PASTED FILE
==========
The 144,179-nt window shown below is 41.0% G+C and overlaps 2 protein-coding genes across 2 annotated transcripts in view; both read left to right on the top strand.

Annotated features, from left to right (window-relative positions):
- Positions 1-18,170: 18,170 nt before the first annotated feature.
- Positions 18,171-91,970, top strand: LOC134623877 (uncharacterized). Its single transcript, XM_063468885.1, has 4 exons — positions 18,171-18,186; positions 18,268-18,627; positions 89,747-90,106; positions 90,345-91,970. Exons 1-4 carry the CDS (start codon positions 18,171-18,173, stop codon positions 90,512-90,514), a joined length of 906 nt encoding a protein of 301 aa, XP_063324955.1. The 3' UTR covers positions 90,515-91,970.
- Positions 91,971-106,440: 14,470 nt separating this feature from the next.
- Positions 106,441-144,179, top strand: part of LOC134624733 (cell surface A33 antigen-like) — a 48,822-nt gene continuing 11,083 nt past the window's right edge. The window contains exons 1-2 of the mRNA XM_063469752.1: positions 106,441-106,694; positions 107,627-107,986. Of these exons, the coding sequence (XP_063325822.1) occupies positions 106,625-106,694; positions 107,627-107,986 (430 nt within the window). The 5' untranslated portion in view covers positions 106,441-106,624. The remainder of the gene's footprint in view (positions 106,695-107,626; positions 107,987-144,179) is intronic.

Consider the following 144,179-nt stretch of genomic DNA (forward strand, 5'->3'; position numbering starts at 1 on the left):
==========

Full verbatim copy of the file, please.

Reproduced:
The 144,179-nt window shown below is 41.0% G+C and overlaps 2 protein-coding genes across 2 annotated transcripts in view; both read left to right on the top strand.

Annotated features, from left to right (window-relative positions):
- Positions 1-18,170: 18,170 nt before the first annotated feature.
- Positions 18,171-91,970, top strand: LOC134623877 (uncharacterized). Its single transcript, XM_063468885.1, has 4 exons — positions 18,171-18,186; positions 18,268-18,627; positions 89,747-90,106; positions 90,345-91,970. Exons 1-4 carry the CDS (start codon positions 18,171-18,173, stop codon positions 90,512-90,514), a joined length of 906 nt encoding a protein of 301 aa, XP_063324955.1. The 3' UTR covers positions 90,515-91,970.
- Positions 91,971-106,440: 14,470 nt separating this feature from the next.
- Positions 106,441-144,179, top strand: part of LOC134624733 (cell surface A33 antigen-like) — a 48,822-nt gene continuing 11,083 nt past the window's right edge. The window contains exons 1-2 of the mRNA XM_063469752.1: positions 106,441-106,694; positions 107,627-107,986. Of these exons, the coding sequence (XP_063325822.1) occupies positions 106,625-106,694; positions 107,627-107,986 (430 nt within the window). The 5' untranslated portion in view covers positions 106,441-106,624. The remainder of the gene's footprint in view (positions 106,695-107,626; positions 107,987-144,179) is intronic.

Consider the following 144,179-nt stretch of genomic DNA (forward strand, 5'->3'; position numbering starts at 1 on the left):